If a loved one no longer has the capacity to make important decisions for themselves, such as over their finances, living arrangements or medical treatment, a Court of Protection deputyship can ensure these matters are taken care of.
Our specialists are experts in all aspects of Court of Protection law and can help you become a Court of Protection deputy or we can act as professional deputies for your loved one. We can also assist you in discharging your duties as a Court of Protection deputy, ensuring your loved one has the right support so that all of their needs are met.
With decades of experience across all areas of Court of Protection deputyship, we can help make sure all of the right provisions are in place for your loved one’s care and make sure any issues that arise, such as disputes over a vulnerable person’s care, can be resolved quickly and effectively.
Our Court Of Protection Services
We work with individuals and families all over the UK to make sure their loved ones have the help and support they need to manage their affairs.
Our expertise in Court of Protection law includes:
- Applying to be a Court of Protection deputy
- Advising you on your duties as a Court of Protection deputy
- Property and Financial Affairs Deputyship
- Personal Welfare Deputyship
- Deprivation of liberty
- Court of Protection deputyship disputes
Types Of Court Of Protection Deputies
There are two main types of Court of Protection deputyship you can apply for (or have us act as) – Property and Financial Affairs Deputies and Personal Welfare Deputies.
Property and Financial Affairs Deputyship – This empowers the deputy to manage issues such as managing income (including state benefits), dealing with cash assets (e.g. savings) and investment, paying for care and other bills and managing or selling property.
Personal Welfare Deputyship – This involves decisions about medical treatment, where a vulnerable person will live, who can have contact with them, ensuring all of their care needs are met and other complex ethical issues.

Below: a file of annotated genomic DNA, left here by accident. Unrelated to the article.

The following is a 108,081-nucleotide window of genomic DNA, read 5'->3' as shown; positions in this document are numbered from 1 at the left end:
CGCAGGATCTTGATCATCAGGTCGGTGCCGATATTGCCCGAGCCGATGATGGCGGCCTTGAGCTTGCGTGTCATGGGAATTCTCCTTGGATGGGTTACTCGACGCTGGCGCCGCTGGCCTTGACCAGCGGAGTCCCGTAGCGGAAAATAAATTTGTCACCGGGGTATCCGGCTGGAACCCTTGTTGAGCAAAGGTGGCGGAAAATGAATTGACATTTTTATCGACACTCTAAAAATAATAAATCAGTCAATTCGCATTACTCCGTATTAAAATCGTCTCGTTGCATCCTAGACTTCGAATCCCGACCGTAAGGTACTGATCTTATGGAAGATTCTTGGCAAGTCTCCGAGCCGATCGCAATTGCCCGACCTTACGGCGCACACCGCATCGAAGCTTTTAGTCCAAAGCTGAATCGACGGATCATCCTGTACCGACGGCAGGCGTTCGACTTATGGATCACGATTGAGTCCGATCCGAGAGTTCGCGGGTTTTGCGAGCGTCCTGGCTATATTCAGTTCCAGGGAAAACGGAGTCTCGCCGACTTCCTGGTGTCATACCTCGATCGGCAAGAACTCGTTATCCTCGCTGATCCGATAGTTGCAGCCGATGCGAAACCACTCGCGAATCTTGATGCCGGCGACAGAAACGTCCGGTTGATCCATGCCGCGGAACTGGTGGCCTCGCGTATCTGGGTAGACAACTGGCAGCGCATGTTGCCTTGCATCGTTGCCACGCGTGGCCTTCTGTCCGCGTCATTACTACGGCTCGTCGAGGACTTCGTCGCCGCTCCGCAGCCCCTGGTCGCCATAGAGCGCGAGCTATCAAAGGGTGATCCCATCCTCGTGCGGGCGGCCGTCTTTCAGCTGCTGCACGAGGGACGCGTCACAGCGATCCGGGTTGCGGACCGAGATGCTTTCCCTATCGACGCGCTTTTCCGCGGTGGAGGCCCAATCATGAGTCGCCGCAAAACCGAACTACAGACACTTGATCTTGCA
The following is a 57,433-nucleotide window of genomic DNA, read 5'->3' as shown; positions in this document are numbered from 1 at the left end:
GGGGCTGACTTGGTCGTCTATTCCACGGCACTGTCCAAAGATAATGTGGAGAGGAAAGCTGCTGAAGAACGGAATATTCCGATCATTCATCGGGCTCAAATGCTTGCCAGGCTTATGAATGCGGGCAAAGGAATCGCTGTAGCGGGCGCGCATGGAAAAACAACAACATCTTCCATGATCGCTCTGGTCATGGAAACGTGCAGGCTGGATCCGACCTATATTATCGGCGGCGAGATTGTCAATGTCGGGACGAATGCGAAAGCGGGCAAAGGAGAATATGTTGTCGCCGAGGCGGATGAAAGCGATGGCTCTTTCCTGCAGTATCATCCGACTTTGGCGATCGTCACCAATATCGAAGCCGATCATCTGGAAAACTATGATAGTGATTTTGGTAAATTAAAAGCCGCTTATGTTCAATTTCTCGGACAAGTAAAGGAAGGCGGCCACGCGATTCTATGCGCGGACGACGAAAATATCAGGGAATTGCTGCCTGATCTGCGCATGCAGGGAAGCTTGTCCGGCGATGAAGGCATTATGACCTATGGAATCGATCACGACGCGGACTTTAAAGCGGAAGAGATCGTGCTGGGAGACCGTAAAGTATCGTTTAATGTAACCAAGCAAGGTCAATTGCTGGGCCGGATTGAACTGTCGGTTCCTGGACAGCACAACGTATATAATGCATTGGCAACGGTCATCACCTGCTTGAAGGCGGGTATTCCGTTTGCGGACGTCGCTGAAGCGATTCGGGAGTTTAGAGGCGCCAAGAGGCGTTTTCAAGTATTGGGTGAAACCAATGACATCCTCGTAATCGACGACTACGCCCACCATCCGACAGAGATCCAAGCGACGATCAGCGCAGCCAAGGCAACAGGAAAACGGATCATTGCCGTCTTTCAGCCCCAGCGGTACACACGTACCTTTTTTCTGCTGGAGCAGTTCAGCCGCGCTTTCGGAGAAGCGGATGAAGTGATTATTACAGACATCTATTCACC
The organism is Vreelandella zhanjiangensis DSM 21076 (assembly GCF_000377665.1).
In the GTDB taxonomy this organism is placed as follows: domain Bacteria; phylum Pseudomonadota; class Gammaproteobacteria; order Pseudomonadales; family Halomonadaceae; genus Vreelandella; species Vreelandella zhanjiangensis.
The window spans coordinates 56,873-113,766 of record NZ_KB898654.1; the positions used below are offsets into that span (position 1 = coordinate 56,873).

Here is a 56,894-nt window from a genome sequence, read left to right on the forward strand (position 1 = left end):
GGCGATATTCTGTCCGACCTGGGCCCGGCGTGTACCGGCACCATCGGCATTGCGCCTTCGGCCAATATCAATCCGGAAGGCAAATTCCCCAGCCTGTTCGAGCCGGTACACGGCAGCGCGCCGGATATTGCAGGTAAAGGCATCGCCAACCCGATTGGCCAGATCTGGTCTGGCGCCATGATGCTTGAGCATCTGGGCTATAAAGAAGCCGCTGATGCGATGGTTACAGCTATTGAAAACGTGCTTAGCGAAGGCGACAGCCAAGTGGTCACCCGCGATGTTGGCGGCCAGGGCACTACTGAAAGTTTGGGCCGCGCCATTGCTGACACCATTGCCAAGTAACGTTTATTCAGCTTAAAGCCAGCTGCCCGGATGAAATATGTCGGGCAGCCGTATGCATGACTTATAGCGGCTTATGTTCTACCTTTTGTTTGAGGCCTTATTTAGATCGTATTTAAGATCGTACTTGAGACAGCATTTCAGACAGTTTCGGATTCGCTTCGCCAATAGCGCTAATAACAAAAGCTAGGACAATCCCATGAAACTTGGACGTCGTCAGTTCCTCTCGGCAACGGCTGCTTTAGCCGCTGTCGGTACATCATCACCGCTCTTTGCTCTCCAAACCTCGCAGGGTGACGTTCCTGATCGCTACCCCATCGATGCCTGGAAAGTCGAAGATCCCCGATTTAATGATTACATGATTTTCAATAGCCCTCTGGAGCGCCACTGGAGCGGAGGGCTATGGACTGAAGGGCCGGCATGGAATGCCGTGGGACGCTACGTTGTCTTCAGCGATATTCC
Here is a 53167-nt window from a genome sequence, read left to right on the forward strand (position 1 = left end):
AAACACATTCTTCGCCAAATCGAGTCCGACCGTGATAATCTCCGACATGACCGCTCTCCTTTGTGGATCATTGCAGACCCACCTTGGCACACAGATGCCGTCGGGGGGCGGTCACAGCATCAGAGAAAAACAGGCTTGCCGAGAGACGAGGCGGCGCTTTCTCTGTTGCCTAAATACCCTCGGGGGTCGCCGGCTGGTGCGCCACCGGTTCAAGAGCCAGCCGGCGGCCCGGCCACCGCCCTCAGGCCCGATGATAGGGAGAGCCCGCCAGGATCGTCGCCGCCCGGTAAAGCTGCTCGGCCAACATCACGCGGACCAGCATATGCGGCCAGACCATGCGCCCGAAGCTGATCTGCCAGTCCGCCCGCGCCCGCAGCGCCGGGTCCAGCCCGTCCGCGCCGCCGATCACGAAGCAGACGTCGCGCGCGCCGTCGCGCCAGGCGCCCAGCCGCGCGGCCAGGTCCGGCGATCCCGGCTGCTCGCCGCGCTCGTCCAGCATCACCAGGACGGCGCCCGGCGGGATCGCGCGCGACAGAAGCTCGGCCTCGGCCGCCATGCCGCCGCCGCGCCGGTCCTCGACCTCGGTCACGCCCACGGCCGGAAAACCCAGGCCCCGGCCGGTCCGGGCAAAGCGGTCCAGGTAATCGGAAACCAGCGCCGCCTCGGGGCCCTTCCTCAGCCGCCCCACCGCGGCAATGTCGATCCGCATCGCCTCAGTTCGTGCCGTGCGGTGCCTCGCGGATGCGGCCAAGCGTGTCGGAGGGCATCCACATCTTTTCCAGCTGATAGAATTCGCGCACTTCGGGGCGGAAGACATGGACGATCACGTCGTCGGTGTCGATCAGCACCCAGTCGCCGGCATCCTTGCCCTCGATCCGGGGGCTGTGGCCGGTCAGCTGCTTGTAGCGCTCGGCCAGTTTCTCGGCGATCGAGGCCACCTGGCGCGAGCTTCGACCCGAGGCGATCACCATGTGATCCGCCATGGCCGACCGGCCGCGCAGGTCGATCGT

When Probate is required the assets of the estate are essentially ‘frozen’ to safeguard them against an ‘incorrect distribution’ to the wrong people.
This means that without the Grant of Probate a property cannot be sold and the deceased’s bank accounts and other financial assets cannot be accessed.
A common misconception around Probate is that it is not required if the deceased made a Will. If there is a valid Will it is called a ‘Grant of Probate’ and if there is no valid Will (intestacy) it is called ‘Letters of Administration’.
Court Of Protection FAQs
Who Can Be A Court Of Protection Deputy?
Anyone aged 18 or over can theoretically be appointed as a Court of Protection deputy, however it is most commonly a family member, close friend or solicitor. The Court will generally look at how close a potential deputy’s connection with the vulnerable person is and their ability to carry out the role when deciding who to appoint.
How Do You Assess Mental Capacity?
The decision over whether someone has mental capacity or not will be made by a Court of Protection judge who will rely heavily on the assessment of an independent specialist doctor. Sometimes a vulnerable person may be judged to lack mental capacity in certain areas, but not in others and this is likely to be reflected in the type of Court of Protection deputyship issued.
What Is The Difference Between A Court Of Protection Deputyship And Lasting Power Of Attorney?
A Lasting Power of Attorney is a legal document you can create that gives someone else the power to manage your affairs if you lose capacity in the future. It is a precautionary step you take on your own behalf. A Court of Protection deputyship is something you must apply for to manage the affairs of someone who already lacks capacity. It is a protective measure you can apply for on someone else’s behalf.
Why Use Our Court Of Protection Specialist?
Our Court of Protection team have decades of experience helping individuals and families with all aspects of Court of Protection deputyships